Mary Loeffelholz cannily identifies the container of the house itself as an ear, “a permeable but protective boundary organ.” Loeffelholz reads the Dickinson Homestead as a sensory structure that continually channels and returns sound. As a sensitive medium of sound, this house-lyre [End Page 24] embodies for Dickinson “a poetic model of perception and reception” (131). Sound succeeds where sight fails, passing through windows and doors, penetrating walls and floors, infiltrating corners and crannies. Yet the contest between sight and sound is not so simple for the writer whose poems crucially depend upon both bodily senses precisely to work as poems. In her 1863 lyric “The Spirit is the Conscious Ear,” Dickinson once more plays on the embedded “ear” in “hear,” but she adds to this perfect rhyme the homonym “hear” and “here.”
The Spirit is the Conscious Ear. We actually Hear When We inspect-that’s audible- That is admitted-Here-
For other Services-as Sound- There hangs a smaller Ear Outside the Castle-that Contain- The other-only-Hear-(P 733)
Located at the end of four of this poem’s eight lines, the ear again appears to have final say. Yet, as Loeffelholz notes, because of the homonym, the central difference in the poem between sight and sound, between “here” and “hear,” can only be seen, not heard. The distinction between Romanticism’s twin figures of poetic authority, vision and voice, is more visual than auditory (122). The poet must paradoxically rely upon visual understanding to achieve the conceptual elevation of voice over vision, ear over eye.
Dickinson’s lack of faith in the sensory power of vision is striking; poem after poem in this poet’s expansive corpus stresses the finitude of the human eye, its limitations and imperfections. “Adorned, for a Superior Grace- / Not yet, our eyes can see” (P 575), the poet laments in 1862. A year later the message is even clearer: “I’m finite, I can’t see” (P 696). During her most prolific period, Dickinson sees blindness as the precondition of faith, as in this poem from 1864:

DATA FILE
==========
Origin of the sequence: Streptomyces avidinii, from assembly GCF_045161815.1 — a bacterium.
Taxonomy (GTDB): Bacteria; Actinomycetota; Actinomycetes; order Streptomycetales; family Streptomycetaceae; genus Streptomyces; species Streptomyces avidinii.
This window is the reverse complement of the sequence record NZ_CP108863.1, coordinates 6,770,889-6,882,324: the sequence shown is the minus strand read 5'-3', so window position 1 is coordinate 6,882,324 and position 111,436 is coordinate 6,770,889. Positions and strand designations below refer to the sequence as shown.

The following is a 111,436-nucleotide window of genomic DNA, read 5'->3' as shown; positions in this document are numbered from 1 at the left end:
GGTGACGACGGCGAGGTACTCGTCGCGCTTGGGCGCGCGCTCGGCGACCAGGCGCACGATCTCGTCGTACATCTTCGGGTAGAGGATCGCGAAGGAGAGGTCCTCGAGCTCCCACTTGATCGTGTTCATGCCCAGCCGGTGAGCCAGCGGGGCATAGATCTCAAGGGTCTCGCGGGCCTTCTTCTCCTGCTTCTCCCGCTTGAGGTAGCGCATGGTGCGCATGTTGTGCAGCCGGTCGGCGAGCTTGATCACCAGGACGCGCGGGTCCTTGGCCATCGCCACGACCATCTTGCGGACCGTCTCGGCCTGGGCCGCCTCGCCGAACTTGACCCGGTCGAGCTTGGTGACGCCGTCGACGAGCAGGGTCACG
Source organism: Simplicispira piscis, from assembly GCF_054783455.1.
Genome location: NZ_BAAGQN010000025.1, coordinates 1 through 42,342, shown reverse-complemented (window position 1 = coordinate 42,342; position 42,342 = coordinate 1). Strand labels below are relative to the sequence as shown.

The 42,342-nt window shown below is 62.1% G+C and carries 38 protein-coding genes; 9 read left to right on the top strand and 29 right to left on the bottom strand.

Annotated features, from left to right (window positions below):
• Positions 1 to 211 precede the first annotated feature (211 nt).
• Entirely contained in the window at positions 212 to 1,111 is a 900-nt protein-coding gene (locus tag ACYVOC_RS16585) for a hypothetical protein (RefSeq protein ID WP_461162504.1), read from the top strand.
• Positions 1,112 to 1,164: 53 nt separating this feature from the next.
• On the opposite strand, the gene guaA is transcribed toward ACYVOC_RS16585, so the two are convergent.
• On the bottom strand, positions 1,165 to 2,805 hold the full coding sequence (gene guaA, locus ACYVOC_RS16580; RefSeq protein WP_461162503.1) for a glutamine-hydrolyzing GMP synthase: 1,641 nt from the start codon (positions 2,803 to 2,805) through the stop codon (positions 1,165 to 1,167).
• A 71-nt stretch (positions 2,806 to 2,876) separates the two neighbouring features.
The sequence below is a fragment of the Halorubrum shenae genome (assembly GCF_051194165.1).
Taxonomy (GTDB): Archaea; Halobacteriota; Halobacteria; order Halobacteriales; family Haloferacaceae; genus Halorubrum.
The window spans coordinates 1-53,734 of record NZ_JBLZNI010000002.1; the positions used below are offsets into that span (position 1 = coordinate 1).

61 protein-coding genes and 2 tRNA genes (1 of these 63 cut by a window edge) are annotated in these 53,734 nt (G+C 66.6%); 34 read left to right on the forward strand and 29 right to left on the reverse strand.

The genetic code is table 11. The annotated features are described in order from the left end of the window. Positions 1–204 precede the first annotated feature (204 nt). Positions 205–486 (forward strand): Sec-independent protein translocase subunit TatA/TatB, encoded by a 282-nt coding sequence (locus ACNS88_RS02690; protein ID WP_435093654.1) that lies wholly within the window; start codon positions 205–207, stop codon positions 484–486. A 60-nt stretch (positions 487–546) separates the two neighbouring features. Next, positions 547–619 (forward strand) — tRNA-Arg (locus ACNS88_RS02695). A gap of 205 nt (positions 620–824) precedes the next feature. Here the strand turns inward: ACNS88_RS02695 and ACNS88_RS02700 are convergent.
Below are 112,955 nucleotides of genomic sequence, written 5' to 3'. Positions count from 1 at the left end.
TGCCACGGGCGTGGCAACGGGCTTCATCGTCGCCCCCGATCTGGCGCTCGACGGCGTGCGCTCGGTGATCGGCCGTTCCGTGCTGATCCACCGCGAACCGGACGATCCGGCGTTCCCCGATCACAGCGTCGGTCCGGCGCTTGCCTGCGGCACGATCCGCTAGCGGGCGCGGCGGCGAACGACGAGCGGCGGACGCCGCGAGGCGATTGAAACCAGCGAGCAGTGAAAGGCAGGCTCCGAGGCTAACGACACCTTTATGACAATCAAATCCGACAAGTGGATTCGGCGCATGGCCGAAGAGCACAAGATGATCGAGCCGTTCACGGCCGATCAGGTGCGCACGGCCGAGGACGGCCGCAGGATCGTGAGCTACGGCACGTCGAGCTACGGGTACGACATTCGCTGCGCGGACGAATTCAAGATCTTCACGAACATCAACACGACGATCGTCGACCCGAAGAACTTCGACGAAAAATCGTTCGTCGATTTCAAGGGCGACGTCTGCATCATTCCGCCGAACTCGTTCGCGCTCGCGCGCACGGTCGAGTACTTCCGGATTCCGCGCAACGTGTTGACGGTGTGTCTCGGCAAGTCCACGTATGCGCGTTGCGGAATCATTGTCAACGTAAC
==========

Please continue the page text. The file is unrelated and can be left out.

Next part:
What I see not, I better see- Through Faith-my Hazel Eye Has periods of shutting- But, no lid has Memory-(P 939)
By 1865, after a series of poems challenging the power of vision, the poet concludes, simply, “Best Things dwell out of Sight” (P 998). [End Page 25]
The dating of these poems on the failure of vision suggest that Dickinson’s distrust of the eye was more than metaphoric. Between 1862 and 1865, Dickinson, fearful that she was going blind, twice sought treatment for inflammation of the eyes from the country’s most eminent ophthalmologist, Henry Willard Williams. 17 Famous for his use of the newly patented ophthalmoscope, an optical device powerful enough to illuminate the interior of the human eye, Williams eventually cured Dickinson of her temporary blindness. Unlike the two other great optical inventions that came long before it, the microscope and the telescope, in which the supremacy of the seeing eye remained unchallenged (Crary 129), the ophthalmoscope laid bare the eye’s own insufficiencies, radically undermining the traditional authority of the all-knowing subject. Whatever the exact circumstances of Dickinson’s visual impairment, the poet lived in a historical period when the reigning classical model of vision was beginning to rupture. The ophthalmoscope reflected in its triple lenses not the traditional all-seeing eye, but a modern eye that could itself be seen, optically penetrated by prosthetic devices infinitely superior to the human organ.